Teach Your Clients
Do you ever finish an updo and think to yourself, I could have done that differently? Me too. Sometimes I just think I could have been faster, other times I wonder what the results would have been if I had a different approach. As I drive home from every wedding, I think it over and evaluate my work. How could I have been better? Could I have been faster? Should I have done anything differently? This pushes me to be innovative and try new things the next time. Sometimes I come home and scour the web for a new technique.
Because of this mindset, I am happy to share with you what I am learning along the way. Here's one of my latest examples:
I was styling the mother of the bride's hair and just finishing up as the bride walked by us with her almost waist length hair, and I noticed it looked damp. I asked if she needed the blowdryer to finish drying her hair before we got started-her response was "oh no, it's not wet". Now I thought to myself, many gals with thick hair think its dry but really they have about 20% more blowdrying to go. Well, this was not the case. She sat down in front of me and I quickly realized her hair was not wet, but oily. So oily in fact, that it was an entire shade darker than it was at the trial and very slick in my hands. Being that her hair was long and heavy, this made it even heavier and I was just praising the heavens that she wasn't interested in having a lot of volume!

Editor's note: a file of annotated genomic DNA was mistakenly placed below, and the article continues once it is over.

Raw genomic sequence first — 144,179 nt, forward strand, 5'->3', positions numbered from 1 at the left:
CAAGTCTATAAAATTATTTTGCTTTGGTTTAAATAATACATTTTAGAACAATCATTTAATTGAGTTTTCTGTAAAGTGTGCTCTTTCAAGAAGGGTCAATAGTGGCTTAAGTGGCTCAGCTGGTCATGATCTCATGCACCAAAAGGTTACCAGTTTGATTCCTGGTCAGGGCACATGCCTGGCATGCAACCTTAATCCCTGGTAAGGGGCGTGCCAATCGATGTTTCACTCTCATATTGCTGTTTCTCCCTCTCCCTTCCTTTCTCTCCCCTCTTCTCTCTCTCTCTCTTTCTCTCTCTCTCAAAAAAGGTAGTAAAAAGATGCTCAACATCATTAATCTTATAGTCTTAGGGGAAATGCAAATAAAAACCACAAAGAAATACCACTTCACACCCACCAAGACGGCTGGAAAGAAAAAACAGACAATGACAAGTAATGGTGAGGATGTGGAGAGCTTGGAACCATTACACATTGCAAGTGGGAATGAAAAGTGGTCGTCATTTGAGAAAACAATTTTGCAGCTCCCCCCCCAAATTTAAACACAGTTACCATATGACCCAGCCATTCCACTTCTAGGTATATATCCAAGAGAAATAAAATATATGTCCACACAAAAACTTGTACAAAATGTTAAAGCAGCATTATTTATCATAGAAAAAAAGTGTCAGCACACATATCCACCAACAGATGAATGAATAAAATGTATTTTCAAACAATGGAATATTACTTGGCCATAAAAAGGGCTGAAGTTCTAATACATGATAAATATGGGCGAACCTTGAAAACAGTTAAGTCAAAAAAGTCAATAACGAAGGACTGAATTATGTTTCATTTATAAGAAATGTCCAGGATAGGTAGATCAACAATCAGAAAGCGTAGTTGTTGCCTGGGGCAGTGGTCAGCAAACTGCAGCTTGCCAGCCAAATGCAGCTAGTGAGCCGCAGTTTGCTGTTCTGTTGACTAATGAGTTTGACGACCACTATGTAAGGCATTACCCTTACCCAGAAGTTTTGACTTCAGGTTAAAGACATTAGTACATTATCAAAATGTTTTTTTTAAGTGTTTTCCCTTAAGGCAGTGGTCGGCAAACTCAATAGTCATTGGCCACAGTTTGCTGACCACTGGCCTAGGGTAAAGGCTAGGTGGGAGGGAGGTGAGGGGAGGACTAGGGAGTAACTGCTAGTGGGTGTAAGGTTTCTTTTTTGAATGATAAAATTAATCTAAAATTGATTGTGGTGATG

Driving home from this experience I realized that many people follow the "dirty hair rule" for updos, and it just isn't the best choice for everyone. Before this wedding, I would just casually mention to clients my philosophy on if they should have clean hair or not and hope they remembered on their wedding day. Because of this, I decided to write up a quick guide sheet on how to prep hair for an updo. I send it to the bride a week before her wedding and ask her to send it to her wedding party. This makes sure everyone is in the know for the wedding and I hopefully won't have to troubleshoot a slippery situation again!
Take Home Tip: Teach your clients how to be good clients for you. They don't know hair like you, let alone updos, so you as the expert have the responsibility to teach them how to be great clients!